What is a Constitution – The constitution is the social contract that determines that the sovereign rights over the country are given to the state as stated in the content of the usage authority. According to Hans Kelsen’s Hierarchy of Norms, it is superior to all other legal rules and structures, and no law or structure can be unconstitutional.

The constitution specifies the form of government of a state. Sovereignty rights of societies over the country are the basic laws that determine the conditions under which the fundamental rights of individuals can be exercised by the state. It determines how the basic institutions of the state will function. In general, general provisions have sections that define fundamental rights and freedoms, duties and responsibilities of individuals towards society, and constitutional state organs such as the legislature, executive, and judiciary.

What is a Constitution

What is a Constitution

The word “constitution” is used in contemporary Turkish as the equivalent of the French word “constitution”. In Turkish, this word was used as “kanun-u Esasi” in the Ottoman period, and “the law of the organization” in the first years of the Republic Period.
Constituent Power – Established Power Distinction
In constitutional law, the power to make and amend a new constitution is called the “constituent power” (the original founding power). The state body, which has the power to amend the current constitution, in which its formation and working limits are determined, within the framework of the legal rules drawn by the current constitution made by the primary founding power, is called the “established power” (secondary founding power). The permanent establishment of the original founding power, that is, the frequent changes of the constitution, which forms the basis of the entire legal structure, outside of the procedures envisaged, lead to chronic revolution and anarchy in the constitutional order.
Founding Power
The founding power is an illegal power. In other words, it is the power that is formed in an environment of “legal vacuum”, that is, in an environment where there are no legal rules binding it. A legal vacuum can occur in two ways. An ongoing legal vacuum “from the beginning” or a legal vacuum that arises “later”.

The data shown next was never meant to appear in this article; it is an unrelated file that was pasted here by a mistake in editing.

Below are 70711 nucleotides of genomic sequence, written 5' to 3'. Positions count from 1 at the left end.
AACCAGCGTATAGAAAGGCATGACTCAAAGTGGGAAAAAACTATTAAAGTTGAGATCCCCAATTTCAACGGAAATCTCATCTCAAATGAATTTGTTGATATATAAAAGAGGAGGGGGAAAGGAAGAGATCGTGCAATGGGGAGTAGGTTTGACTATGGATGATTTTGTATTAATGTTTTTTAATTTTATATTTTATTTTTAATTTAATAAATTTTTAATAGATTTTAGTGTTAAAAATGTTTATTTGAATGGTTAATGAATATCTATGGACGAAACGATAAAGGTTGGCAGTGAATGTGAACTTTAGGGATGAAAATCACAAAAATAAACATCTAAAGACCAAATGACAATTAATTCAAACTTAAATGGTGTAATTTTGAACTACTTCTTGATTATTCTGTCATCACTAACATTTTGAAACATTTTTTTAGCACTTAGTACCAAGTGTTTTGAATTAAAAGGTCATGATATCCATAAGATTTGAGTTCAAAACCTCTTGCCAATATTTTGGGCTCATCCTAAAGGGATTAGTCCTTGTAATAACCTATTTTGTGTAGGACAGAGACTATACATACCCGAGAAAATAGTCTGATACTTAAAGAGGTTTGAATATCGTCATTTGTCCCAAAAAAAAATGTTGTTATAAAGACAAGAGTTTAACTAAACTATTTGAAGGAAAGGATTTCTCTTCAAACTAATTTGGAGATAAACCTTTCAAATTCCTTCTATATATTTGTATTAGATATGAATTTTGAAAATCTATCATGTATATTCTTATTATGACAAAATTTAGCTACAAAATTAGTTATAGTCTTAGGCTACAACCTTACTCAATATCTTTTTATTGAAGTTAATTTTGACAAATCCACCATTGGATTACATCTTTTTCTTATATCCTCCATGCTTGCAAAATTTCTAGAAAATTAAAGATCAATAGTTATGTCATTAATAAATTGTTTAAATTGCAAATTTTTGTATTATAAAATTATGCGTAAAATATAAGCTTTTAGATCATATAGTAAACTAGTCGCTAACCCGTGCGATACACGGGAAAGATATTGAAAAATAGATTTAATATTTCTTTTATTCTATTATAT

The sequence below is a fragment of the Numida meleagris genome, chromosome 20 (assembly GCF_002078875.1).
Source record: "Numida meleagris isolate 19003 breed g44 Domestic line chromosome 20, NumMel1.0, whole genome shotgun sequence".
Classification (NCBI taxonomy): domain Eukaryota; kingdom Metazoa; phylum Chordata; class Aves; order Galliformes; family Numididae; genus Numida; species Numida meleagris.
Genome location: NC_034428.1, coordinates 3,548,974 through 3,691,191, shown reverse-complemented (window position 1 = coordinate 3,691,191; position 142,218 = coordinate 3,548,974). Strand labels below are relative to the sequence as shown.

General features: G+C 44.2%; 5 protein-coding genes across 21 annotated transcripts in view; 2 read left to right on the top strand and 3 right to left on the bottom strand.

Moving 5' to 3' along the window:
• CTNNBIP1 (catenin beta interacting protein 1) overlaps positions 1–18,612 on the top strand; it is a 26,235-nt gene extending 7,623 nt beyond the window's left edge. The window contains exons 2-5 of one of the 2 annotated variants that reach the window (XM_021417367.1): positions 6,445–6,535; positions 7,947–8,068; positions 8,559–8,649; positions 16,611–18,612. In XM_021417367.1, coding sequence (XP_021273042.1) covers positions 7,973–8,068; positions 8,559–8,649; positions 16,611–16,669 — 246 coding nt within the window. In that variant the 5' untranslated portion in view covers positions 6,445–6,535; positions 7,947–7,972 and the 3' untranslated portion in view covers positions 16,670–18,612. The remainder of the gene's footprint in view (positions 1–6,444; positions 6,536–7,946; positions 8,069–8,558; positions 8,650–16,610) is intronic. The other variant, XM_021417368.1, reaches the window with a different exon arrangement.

In an environment where there is a legal vacuum from the beginning, there is no legal situation that binds the original founding power, that is, there is no constitution that precedes the new constitution. In this case, the original founding power took advantage of the existing legal vacuum without destroying the old constitution to make a new constitution. Such legal gaps arise when a new state is established. These can be listed as the independence of the colonies, the unification of independent states, the separation of a state into more than one independent state. The constitution created in this way by the original founding power is the first constitution of a new state.

The created legal vacuum is created by the abolition of the existing constitution. Such legal gaps emerge after situations such as revolution, government coup, civil war. The original founding power that emerged after such situations fills the legal vacuum created by a new constitution by destroying the existing political regime and “abolishing” the constitution (by repealing it). In these cases, the political regime generally changes.
Established Power
The established power is a legal power. The legal rules that determine who will use the authority and within what limits are set by the constitution made by the main founding power. The sub-constituent power’s methods of changing the constitution are also determined by the constitutions themselves. The secondary founding power is therefore a limited power.

In the countries governed by the Republic and Democracy, the secondary founding power is not “the people”, but by acting as the founding power, since it is not created by the “valid votes” of those who are accepted as “voters” among the citizens according to the procedures laid down by the constitution, and in some countries with a limited representation situation due to the electoral threshold. It cannot abolish the existing constitution and make a new one in its place. The main established organs of the state are the legislature, the executive and the judiciary.

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